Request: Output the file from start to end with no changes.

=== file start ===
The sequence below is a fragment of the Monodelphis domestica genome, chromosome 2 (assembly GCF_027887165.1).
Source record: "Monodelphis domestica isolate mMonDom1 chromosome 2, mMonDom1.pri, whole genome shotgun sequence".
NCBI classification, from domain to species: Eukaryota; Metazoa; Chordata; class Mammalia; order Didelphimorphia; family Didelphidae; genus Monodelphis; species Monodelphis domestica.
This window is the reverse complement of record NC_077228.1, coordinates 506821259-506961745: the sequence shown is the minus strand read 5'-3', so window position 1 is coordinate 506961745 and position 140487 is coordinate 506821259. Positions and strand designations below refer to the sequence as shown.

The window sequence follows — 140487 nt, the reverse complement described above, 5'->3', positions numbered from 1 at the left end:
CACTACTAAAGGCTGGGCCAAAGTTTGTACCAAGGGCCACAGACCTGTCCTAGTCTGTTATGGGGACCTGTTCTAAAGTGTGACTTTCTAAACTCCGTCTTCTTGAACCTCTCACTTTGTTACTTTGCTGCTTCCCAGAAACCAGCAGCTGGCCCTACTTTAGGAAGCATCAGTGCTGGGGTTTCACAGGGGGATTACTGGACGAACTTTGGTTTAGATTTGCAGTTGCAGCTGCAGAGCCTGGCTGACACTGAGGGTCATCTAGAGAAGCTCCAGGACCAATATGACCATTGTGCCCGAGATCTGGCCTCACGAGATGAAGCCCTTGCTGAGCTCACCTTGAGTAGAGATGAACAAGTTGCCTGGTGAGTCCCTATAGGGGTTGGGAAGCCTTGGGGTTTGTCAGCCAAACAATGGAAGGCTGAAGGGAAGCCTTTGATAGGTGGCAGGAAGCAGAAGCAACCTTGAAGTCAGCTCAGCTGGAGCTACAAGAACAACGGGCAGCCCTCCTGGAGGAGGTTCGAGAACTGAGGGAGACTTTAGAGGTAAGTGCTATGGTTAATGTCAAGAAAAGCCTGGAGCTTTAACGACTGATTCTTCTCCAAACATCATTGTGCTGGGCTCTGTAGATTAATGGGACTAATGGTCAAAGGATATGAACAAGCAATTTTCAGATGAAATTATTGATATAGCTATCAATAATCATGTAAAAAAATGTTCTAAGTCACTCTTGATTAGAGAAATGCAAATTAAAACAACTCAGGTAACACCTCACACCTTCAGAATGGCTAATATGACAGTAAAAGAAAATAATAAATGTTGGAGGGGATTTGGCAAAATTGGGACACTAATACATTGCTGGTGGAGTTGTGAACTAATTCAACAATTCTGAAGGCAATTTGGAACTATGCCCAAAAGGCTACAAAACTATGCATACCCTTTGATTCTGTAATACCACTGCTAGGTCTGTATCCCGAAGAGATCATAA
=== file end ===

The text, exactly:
The sequence below is a fragment of the Monodelphis domestica genome, chromosome 2 (assembly GCF_027887165.1).
Source record: "Monodelphis domestica isolate mMonDom1 chromosome 2, mMonDom1.pri, whole genome shotgun sequence".
NCBI classification, from domain to species: Eukaryota; Metazoa; Chordata; class Mammalia; order Didelphimorphia; family Didelphidae; genus Monodelphis; species Monodelphis domestica.
This window is the reverse complement of record NC_077228.1, coordinates 506821259-506961745: the sequence shown is the minus strand read 5'-3', so window position 1 is coordinate 506961745 and position 140487 is coordinate 506821259. Positions and strand designations below refer to the sequence as shown.

The window sequence follows — 140487 nt, the reverse complement described above, 5'->3', positions numbered from 1 at the left end:
CACTACTAAAGGCTGGGCCAAAGTTTGTACCAAGGGCCACAGACCTGTCCTAGTCTGTTATGGGGACCTGTTCTAAAGTGTGACTTTCTAAACTCCGTCTTCTTGAACCTCTCACTTTGTTACTTTGCTGCTTCCCAGAAACCAGCAGCTGGCCCTACTTTAGGAAGCATCAGTGCTGGGGTTTCACAGGGGGATTACTGGACGAACTTTGGTTTAGATTTGCAGTTGCAGCTGCAGAGCCTGGCTGACACTGAGGGTCATCTAGAGAAGCTCCAGGACCAATATGACCATTGTGCCCGAGATCTGGCCTCACGAGATGAAGCCCTTGCTGAGCTCACCTTGAGTAGAGATGAACAAGTTGCCTGGTGAGTCCCTATAGGGGTTGGGAAGCCTTGGGGTTTGTCAGCCAAACAATGGAAGGCTGAAGGGAAGCCTTTGATAGGTGGCAGGAAGCAGAAGCAACCTTGAAGTCAGCTCAGCTGGAGCTACAAGAACAACGGGCAGCCCTCCTGGAGGAGGTTCGAGAACTGAGGGAGACTTTAGAGGTAAGTGCTATGGTTAATGTCAAGAAAAGCCTGGAGCTTTAACGACTGATTCTTCTCCAAACATCATTGTGCTGGGCTCTGTAGATTAATGGGACTAATGGTCAAAGGATATGAACAAGCAATTTTCAGATGAAATTATTGATATAGCTATCAATAATCATGTAAAAAAATGTTCTAAGTCACTCTTGATTAGAGAAATGCAAATTAAAACAACTCAGGTAACACCTCACACCTTCAGAATGGCTAATATGACAGTAAAAGAAAATAATAAATGTTGGAGGGGATTTGGCAAAATTGGGACACTAATACATTGCTGGTGGAGTTGTGAACTAATTCAACAATTCTGAAGGCAATTTGGAACTATGCCCAAAAGGCTACAAAACTATGCATACCCTTTGATTCTGTAATACCACTGCTAGGTCTGTATCCCGAAGAGATCATAA